Via Wired : Physicists teach AI to identify exotic states of matter
PUT A TRAY of water in the freezer. For a while, it’s liquid. And then—boom—the molecules stack into little hexagons, and you’ve got ice. Pour supercold liquid nitrogen onto a wafer of yttrium barium copper oxide, and suddenly electricity flows through the compound with less resistance than beer down a college student’s throat. You’ve got a superconductor.
Those drastic alterations in physical properties are called phase transitions, and physicists love them. It’s as if they could spot the exact instant Dr. Jekyll morphs into Mr. Hyde. If they could just figure out exactly how the upstanding doctor’s body metabolized the secret formula, maybe physicists could understand how it turns him evil. Or make more Mr. Hydes.
A human physicist might never have the neural wetware to see a phase transition, but now computers can. In two papers published in Nature Physics today, two independent groups of physicists—one based at Canada’s Perimeter Institute, the other at the Swiss Federal Institute of Technology in Zurich—show that they can train neural networks to look at snapshots of just hundreds of atoms and figure out what phase of matter they’re in. And it works pretty much like Facebook’s auto-tags. “We kind of repurposed the technology they use for image recognition,” says physicist Juan Carrasquilla, who co-authored the Canadian paper and now works for quantum computing company D-Wave.
Of course, facial recognition, water turning to ice, and Jekylls turning to Hydes aren’t really the scientists’ bag. They want to use artificial intelligence to understand fringey phenomena with potential commercial applications—like why some materials become superconductors only near absolute zero but others transition at a balmy -150 degrees Celsius. “The high-temperature superconductors that might be useful for technology, we actually understand them very poorly,” says physicist Sebastian Huber, who co-wrote the Swiss paper.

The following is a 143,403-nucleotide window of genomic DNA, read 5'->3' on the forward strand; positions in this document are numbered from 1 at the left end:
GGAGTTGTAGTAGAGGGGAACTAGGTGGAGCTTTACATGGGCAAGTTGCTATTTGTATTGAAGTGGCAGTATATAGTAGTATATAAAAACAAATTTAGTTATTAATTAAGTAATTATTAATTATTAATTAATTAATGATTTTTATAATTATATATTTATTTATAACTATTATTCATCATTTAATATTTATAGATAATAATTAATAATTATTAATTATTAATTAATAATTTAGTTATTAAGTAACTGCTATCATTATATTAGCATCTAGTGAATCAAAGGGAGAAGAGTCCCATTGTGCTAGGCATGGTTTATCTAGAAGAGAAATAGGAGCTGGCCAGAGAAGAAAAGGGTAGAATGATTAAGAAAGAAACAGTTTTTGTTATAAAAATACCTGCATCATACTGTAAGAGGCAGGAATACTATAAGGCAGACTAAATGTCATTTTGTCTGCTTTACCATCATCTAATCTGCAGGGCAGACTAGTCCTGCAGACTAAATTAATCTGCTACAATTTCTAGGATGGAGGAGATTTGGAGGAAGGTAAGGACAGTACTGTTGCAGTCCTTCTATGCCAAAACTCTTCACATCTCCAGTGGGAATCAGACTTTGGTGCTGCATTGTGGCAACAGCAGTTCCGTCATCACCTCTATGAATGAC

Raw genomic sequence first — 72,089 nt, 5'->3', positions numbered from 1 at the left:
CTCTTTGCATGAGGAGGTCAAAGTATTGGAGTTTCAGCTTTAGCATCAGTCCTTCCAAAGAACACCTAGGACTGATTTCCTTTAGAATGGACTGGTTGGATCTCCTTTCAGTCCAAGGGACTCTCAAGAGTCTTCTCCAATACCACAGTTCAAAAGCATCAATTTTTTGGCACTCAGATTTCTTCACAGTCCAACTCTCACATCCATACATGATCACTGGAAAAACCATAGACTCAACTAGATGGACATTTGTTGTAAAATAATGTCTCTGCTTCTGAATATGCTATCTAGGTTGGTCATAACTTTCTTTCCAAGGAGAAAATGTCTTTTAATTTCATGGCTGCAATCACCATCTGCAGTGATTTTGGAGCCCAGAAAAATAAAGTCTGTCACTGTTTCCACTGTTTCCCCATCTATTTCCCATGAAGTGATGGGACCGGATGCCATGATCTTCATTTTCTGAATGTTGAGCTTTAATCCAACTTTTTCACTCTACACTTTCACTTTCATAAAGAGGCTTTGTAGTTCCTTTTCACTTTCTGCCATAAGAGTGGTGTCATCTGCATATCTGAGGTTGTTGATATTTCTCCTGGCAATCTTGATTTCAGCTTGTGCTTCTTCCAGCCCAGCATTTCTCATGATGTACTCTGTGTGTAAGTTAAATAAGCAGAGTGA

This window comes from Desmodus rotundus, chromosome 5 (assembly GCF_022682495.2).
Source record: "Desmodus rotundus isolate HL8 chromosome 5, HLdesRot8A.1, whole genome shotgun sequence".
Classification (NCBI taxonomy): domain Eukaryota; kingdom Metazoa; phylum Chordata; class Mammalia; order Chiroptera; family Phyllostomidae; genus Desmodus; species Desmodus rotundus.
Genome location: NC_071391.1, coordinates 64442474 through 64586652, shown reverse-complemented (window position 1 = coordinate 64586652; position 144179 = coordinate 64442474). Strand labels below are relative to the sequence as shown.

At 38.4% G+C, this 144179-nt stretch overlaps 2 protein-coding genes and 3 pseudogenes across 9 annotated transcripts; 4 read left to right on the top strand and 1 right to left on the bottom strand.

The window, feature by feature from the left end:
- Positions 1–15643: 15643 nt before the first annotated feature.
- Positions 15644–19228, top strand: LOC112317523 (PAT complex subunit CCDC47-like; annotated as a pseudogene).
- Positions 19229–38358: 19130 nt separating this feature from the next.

They also want to better understand exotic phases of matter called topological states, in which quantum particles act even weirder than usual. (The physicists who discovered these new phases nabbed the Nobel Prize last October.) Quantum particles like photons or atoms change their physical states relatively easily, but topological states are sturdy. That means they might be useful for building data storage for quantum computers, if you were a company like, say, Microsoft.
The research was about more than identifying phases—it was about understanding transitions. The Canadian group trained their computer to find the temperature at which a phase transition occurred to 0.3 percent accuracy. The Swiss group showed an even trickier move, because they got their neural network to understand something without training it ahead of time. Typically in machine learning, you give the neural network a goal: Figure out what a dog looks like. “You train the network with 100,000 pictures,” Huber says. “Whenever a dog is in one, you tell it. Whenever there isn’t, you tell it.”
But the physicists didn’t tell their network about phase transitions at all: They just showed the network collections of particles. The phases were different enough that the computer could identify each one. That’s a level of skill acquisition that Huber thinks will eventually allow neural networks to discover entirely new phases of matter.
These new successes aren’t just academic. In the hunt for stronger, cheaper, or otherwise better materials, researchers have been using machine learning for a while. In 2004, a collaboration that included NASA and GE developed a strong, durable alloy for aircraft engines using neural networks by simulating the materials before troubleshooting them in the lab. And machine learning is way faster than, say, simulating the properties of a material on a supercomputer.
Still, the phase transition simulations that the physicists studied were simple compared to the real world. Before these speculative materials end up in your new gadgets, the physicists will need to figure out how to make neural networks parse 1023 particles at a time—not just hundreds, but 100 sextillion. But Carrasquilla already wants to show real experimental data to his neural network, to see if it can find phase changes. The computer of the future might be smart enough to tag your grandma’s face in photos—and discover the next wonder material.
Source : Wired | Physicists teach AI to identify exotic states of matter